Additionally, of Board of Directors approved the share repurchase program up to 10 million shares. Accounts receivable were $606 million compared to $493 million at the end of the fourth quarter of the previous year. Inventory increased to $512 million from $417 million at the end the fourth quarter of the previous year. As for our guidance, as Morris indicated, based on the strong demand for our product and our order book, we feel good about our business giving us the confidence in our outlook for the year. For the full fiscal year ending January 31, 2023, we expect net sales of approximately $3 billion compared to $2.77 billion this past year.

Adjusting for the closed Wilsons and Bass stores sales of $252 million in fiscal 2020, the current guidance exceeds pre-pandemic sales levels in fiscal 2020 by approximately 4%. We expect net income for the full fiscal year 2023 to be between $205 million and $215 million or between $4.20 and $4.30 per diluted share. This compares to net income of $201 million or $4.05 per diluted share this past year and $144 million or $2.94 per diluted share in pre-pandemic fiscal year 2020. For the first quarter of fiscal year 2023, we expect net sales or approximately $600 million and net income in the range of $25 million and $30 million, or $0.50 and $0.60 per diluted share.

This compares the net sales of $520 million and net income of $26 million or $0.53 per diluted share in last year’s first quarter. Let me add some details for purposes of modeling. We expect full fiscal 2023 gross margins to be flat to slightly up to this past year’s gross margins. We expect the price increases to lift gross margins, which will be partially offset by higher freight costs that were most significant in the second half of this last year. So, putting that together, we expect gross margins in the first two quarters in fiscal 2023 to be lower than fiscal 2022.

Then as we anniversary the increases in freight in the back half of the year, we expect gross margins to be higher than in fiscal 2022. As for SG&A, we expect to slightly delever based on inflationary pressures, increased headcount and warehousing costs. We’re estimating a tax rate of 27%. For your reference, disclosed in our press release issued this morning is the impact by quarter for the fiscal year 2021 and 2020 of the Wilsons and Bass stores operations.

That concludes my comments. I will now turn the call back to Morris for closing remarks.

Morris Goldfarb — Chairman and Chief Executive Officer

Thank you, Neal. And thank you all for joining us today. G-III had its best earnings here in the company’s history. I couldn’t be more proud or thankful for what our team has accomplished. We’re more agile and flexible today than we’ve ever been. Anchored by our globally recognized power brands and our dominance in the diversified range of lifestyle categories, G-III remains a vendor of choice in our industry.

More broadly, as we look ahead our strategic priorities to deliver continued long-term profitable growth will include driving our power brands across categories, further expanding our portfolio through ownership of brands and their licensing opportunities, extending our reach by developing our European-based brand portfolio, maximizing our omni-channel opportunities and leveraging data and continuing to innovate to stay relevant for our customers.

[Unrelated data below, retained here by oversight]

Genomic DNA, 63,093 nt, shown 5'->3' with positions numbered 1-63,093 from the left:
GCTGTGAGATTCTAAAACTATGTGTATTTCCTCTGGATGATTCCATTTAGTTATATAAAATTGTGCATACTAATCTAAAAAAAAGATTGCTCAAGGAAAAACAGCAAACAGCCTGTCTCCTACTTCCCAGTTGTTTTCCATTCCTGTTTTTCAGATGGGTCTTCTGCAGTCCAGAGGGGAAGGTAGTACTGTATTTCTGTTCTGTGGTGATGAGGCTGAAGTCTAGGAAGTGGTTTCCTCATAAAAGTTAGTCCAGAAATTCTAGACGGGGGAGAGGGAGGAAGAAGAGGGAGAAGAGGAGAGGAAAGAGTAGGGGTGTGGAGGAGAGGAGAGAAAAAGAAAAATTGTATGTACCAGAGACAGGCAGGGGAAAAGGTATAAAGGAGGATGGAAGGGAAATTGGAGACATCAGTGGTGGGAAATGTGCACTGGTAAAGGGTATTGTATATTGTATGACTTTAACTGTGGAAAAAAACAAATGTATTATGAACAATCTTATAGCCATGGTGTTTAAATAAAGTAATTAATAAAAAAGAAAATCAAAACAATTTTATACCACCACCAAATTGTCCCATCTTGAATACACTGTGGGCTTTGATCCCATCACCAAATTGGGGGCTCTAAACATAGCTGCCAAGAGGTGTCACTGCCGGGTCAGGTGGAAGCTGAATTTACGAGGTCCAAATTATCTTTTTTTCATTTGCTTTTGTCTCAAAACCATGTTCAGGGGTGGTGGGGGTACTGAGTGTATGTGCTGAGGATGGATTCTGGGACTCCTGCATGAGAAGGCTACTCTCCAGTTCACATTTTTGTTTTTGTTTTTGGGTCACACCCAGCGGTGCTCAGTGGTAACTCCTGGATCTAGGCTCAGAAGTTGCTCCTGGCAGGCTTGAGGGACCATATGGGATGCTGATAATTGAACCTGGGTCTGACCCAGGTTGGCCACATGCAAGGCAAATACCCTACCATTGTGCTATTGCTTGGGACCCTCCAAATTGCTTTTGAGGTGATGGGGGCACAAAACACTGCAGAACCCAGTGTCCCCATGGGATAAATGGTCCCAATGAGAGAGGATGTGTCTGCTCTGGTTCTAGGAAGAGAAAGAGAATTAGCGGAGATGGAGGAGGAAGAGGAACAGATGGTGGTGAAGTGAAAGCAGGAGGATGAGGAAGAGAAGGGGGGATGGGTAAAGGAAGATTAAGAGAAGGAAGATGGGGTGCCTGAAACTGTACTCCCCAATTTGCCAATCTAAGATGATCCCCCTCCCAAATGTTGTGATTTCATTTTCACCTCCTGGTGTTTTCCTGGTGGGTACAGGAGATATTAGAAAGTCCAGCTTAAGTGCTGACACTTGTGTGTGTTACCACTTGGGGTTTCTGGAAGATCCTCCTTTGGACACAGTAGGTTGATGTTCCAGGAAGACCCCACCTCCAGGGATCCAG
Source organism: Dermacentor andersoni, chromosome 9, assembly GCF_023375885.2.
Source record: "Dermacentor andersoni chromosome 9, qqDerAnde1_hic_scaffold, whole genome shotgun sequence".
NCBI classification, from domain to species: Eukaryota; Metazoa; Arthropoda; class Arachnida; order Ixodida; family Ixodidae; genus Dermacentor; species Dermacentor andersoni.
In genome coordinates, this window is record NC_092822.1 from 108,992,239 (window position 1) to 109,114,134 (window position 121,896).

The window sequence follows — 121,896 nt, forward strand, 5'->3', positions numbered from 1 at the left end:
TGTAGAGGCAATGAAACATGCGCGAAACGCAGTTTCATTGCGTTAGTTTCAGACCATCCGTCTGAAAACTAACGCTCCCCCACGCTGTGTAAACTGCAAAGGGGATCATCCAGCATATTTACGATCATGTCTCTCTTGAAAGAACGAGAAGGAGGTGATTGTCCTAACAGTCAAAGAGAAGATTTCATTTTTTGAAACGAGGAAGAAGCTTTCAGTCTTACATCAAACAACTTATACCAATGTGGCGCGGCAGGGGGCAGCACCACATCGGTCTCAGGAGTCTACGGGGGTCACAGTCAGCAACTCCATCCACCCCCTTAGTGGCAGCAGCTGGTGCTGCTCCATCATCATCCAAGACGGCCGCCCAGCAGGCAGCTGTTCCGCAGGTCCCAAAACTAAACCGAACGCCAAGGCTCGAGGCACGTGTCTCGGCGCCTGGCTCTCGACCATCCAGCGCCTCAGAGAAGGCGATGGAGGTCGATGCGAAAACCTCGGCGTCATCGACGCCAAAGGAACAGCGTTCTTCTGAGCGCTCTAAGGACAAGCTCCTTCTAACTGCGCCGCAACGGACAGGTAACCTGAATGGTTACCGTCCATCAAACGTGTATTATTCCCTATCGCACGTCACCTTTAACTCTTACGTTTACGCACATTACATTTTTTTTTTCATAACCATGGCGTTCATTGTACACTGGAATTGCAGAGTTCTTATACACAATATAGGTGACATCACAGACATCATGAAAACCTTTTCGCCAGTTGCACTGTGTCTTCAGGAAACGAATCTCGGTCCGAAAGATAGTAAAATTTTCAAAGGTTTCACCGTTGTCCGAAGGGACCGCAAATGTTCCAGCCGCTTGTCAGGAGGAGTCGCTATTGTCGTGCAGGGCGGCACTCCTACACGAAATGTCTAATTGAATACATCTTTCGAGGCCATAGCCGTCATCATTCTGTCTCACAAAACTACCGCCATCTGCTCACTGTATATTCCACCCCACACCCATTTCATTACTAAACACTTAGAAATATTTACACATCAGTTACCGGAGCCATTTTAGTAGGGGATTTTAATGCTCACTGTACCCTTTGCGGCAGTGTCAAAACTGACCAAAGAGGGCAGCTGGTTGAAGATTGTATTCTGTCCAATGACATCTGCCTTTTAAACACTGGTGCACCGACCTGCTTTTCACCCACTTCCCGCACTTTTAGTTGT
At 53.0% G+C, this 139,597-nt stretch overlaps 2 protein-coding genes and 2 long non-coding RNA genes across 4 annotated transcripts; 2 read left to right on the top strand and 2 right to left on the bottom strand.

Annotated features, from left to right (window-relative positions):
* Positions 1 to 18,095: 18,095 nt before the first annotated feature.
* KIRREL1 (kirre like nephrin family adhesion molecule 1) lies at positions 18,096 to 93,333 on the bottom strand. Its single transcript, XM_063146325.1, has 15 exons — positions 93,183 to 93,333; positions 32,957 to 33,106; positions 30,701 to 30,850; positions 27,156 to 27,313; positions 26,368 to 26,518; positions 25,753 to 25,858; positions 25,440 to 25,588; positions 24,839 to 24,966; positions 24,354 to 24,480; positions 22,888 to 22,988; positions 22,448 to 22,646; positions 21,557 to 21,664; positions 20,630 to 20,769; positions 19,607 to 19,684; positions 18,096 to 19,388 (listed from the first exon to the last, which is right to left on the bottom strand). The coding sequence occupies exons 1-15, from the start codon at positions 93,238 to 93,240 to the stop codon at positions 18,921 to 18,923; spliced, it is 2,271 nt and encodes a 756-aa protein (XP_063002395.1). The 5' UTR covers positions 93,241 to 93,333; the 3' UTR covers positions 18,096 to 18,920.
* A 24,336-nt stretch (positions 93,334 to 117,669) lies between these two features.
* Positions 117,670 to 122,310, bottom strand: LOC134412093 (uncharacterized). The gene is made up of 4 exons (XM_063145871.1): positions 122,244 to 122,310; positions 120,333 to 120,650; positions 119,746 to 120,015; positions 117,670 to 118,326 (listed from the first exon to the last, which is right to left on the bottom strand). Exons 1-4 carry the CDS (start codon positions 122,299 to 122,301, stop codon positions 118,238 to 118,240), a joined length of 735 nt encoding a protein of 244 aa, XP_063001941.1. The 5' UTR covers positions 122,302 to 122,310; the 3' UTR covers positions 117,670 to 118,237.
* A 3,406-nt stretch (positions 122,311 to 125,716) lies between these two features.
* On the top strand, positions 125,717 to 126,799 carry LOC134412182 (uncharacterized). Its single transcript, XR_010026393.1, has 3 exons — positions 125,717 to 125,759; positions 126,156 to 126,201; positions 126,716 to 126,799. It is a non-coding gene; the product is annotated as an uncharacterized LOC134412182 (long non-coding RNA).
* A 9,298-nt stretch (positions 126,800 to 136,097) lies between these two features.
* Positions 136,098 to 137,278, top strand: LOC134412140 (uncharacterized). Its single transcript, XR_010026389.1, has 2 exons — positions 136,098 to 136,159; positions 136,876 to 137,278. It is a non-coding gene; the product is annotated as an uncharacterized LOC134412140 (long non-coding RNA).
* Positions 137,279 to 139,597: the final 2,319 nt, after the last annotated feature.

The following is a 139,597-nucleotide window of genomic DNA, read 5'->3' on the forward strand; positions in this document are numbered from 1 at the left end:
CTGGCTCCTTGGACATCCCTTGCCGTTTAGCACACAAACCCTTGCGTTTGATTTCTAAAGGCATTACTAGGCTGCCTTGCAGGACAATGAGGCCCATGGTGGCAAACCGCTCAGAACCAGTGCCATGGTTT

We’re confident in our ability to deliver on these priorities, because of the strong foundation we’ve created which includes our high performing forward thinking team, and experienced senior leadership, merchant expertise in product development, dominance across a broad range of product categories, our specifically developed, and agile sourcing, and supply chain infrastructure, a diversified distribution network to reach consumers.

Our ability to unlock the potential of brands has enabled G-III to become a leader in fashion. We’re financially strong and can use our balance sheet, talent, expertise, and capabilities to further extend our global reach and capitalize on opportunities. We’re well-positioned to gain market share over time and increase shareholder value. I’d like to thank our entire G-III organization and all of our stakeholders for their continued support.

Operator we’re now ready to take some questions.

Questions and Answers:

Operator

Thank you. [Operator Instructions] Our first question will come from Paul Kearney with Barclays. Please go ahead.

Paul Kearney — Barclays — Analyst

Hi everybody. Thanks for taking my question. On the price increases, can you talk about what’s already been implemented? And can you quantify what you are expecting this year in the cadence of these price increases? And then are they on all brands and categories? Any more color on that. Thanks.

Neal Nackman — Chief Financial Officer and Treasurer

Yeah Paul. Thank you. We selectively increased prices last year, and what occurred was last year’s freight increases really escalated as the year rolled out, so this year we’ve got a much clearer vision of what those are going to be. We’ve got a good feel for our input cost which have also had some increases, and we’ll be raising prices essentially across all categories, and for the most part across many, many products assuming that every product can take it, so we’re somewhat judicious as far as where we lift price, but we expect that will happen for all of the programs throughout this year.